I am pleasantly surprised by the results, and am so glad I hoarded those stickers for all these years. Building the model, hunting and building things to go in the scene was good fun and filled another Sunday. Later in the afternoon I had a special food drop of some home-baked goodies. and some flowers which have brightened up the room in which I spend the majority of the time.
To Make Your Own Bear Diorama You Will Need
One bear with sunglasses, rock t-shirt (a gift from Leeds Fest 2003) a gentleman’s flat cap.
Cardboard boxes of various sizes, an empty chocolate box, a teatowel, a piece of fabric to cover the back of the cardboard box plus additional scraps of fabric
One mug tree, an ornamental owl, retro eighties stickers, drawing pin, hair grip and paper clips
A mirrored badge, scraps of paper,a napkin, a prop cigarette, a tube lid, a shot glass a candle, a cork.
Day Thirty-three: I need to pull this back and fast otherwise day thirty-three will be my undoing. I will go back to the window, try a little visualisation exercise: well, if ya can’t beat ’em… However, if you catch me hunting for my chakras and singing kumbaya, I’ll consider it a kindness if you would quietly take me out on the doorstep.
The wire bird feeder sways with the weight of two early visitors busily pecking nuts and seeds, feathers flitting and flapping sending grain showers on to the pock-marked lawn. The tree in the neighbour’s yard pollarded to within an inch of its life, bereft and embarrassed: the coronet of green, a long lost memory. A hawthorn hedge glows ruby and emerald as the pink orange sun, picks out tufts of unruly grass sprayed with wild flowers. Swallows swoop and dive, turning on a sixpence, to catch insects in the dawn light. From nowhere a fat pigeon dive bombs the picture perfect scene, crashing headlong into the feeder, scattering goldfinches and bird seed, hither and thither. Self- important toes find purchase jammed into fine mesh squares as the wire bird feeder sways out of control. Fat pigeon upsets the water dish, spilling the feeder, as bowl and seeds come crashing down. Fat pigeon cocks his head and ungainly flaps away, marking down this dawn raid, as a success if anyone should ask.
Whatever you do look out for fat pigeons!
Day Thirty-two: Today began well but by tonight I had slumped. So I am going to take another large step back in time and go to a much happier place and tell you about a week living on a game reserve in northeastern Zimbabwe.
Early morning at the start of the summer holidays, I joined groups of children from schools across Harare, in the back of a canvas covered truck. I had a rucksack that weighed a ton, containing everything I might need for a week away from home: clean clothes, waterproof jacket, wash kit and utensils bag with tin plate, bowl and mug, plus knife, fork and spoon. Vellies (Veldskoene – a tough leather lightweight boot suitable for walking in the bush) and a hat, not a peaked cap, but one with a wide brim that would offer some protection from the sun. the temperature can rise over forty degrees celsius in the middle of the day.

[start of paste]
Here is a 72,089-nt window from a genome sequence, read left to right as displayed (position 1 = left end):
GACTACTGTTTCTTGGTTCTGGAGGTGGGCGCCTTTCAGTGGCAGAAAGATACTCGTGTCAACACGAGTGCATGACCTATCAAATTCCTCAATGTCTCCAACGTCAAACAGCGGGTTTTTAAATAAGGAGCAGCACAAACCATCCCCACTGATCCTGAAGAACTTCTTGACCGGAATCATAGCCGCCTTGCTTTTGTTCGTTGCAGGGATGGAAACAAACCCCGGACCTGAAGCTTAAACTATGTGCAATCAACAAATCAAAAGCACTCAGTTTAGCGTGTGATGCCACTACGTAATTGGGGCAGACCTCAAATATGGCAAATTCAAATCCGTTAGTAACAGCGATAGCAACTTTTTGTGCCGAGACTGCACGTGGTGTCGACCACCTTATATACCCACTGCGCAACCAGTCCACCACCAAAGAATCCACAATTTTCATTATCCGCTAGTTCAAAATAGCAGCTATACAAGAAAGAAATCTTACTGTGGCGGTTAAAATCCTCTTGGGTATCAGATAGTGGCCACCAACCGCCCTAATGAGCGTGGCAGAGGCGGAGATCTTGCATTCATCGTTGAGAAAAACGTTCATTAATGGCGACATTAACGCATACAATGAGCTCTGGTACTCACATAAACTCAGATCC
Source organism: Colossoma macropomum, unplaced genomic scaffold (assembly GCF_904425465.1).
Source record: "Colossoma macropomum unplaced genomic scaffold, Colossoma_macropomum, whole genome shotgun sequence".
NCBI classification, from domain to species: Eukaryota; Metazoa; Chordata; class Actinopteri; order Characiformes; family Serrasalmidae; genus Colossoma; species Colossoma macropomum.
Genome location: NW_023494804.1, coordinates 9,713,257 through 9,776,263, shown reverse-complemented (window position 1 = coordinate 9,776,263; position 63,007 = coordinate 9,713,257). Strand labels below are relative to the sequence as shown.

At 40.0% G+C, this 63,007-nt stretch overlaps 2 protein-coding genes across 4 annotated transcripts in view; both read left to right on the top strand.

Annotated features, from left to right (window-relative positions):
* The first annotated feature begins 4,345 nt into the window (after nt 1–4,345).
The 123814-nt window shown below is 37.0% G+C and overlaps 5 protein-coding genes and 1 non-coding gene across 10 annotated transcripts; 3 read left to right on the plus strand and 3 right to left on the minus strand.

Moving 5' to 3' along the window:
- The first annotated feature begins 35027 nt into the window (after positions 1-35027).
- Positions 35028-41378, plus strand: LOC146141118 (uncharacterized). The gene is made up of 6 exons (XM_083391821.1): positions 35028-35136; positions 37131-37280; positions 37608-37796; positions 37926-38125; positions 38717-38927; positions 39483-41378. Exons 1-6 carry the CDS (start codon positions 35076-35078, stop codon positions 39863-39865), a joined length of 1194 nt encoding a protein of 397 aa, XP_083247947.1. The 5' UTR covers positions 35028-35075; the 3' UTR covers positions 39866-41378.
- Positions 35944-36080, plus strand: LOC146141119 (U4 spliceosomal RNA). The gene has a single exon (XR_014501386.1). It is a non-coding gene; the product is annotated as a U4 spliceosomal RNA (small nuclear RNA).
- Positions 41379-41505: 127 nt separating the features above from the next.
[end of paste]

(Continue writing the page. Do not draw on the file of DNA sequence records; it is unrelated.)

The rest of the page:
Imire is a medium-sized reserve, currently 10,000 acres, run by the Travers family, with zebra, rhino, leopard, giraffe, buffalo, zebra and lion. A dedicated team of rangers manage a conservation programme, supporting the health and welfare of the animal populations, and protecting from poachers.
We kids slept in simple rondavels, the so-called mud hut. Upon the hard earth floor we lay our blow up mattresses and sleeping bags. The roof thatched with grasses and reeds, keeps the rain off and the open entrance allows the cool night air in, and all the insect sounds of the bush at night.
Waking up earlier than the others I reached over for my boots, checked them for scorpions by tapping them out, outside the door, before slipping them on and wandering over to the cooking area. A fire had already been lit and a pan of water was steadily bubbling for morning tea. I ran back for my tin mug and grinned as the steaming hot mug was passed back to me filled with sweet tea. The air quickly shifting from cool morning to the customary dry heat is suddenly filled with the smell of bacon cooking in a pan on the fire. Breakfast would be red hot bacon sarnies, and more hot sweet tea.
I was on pot washing duty but there was no soap, after trying to scrub the pan with my fingers, I was shown how to use mud to clean your pots in the bush. The grainy mud acts like an abrasive to strip away the fat and food remnants. A bit more water to rinse out the mud and stones and the pan was clean. I’ve never forgotten that lesson.
During our first walk in the bush, we learned about different flora and fauna, plant bark that you could turn into a strong string by taking the strands and rolling them on your leg, twisting them together. Another plant that was good to chew to stave of thirst and how to find water under the earth, where it looked like there was none, and how to make a natural straw to drink it.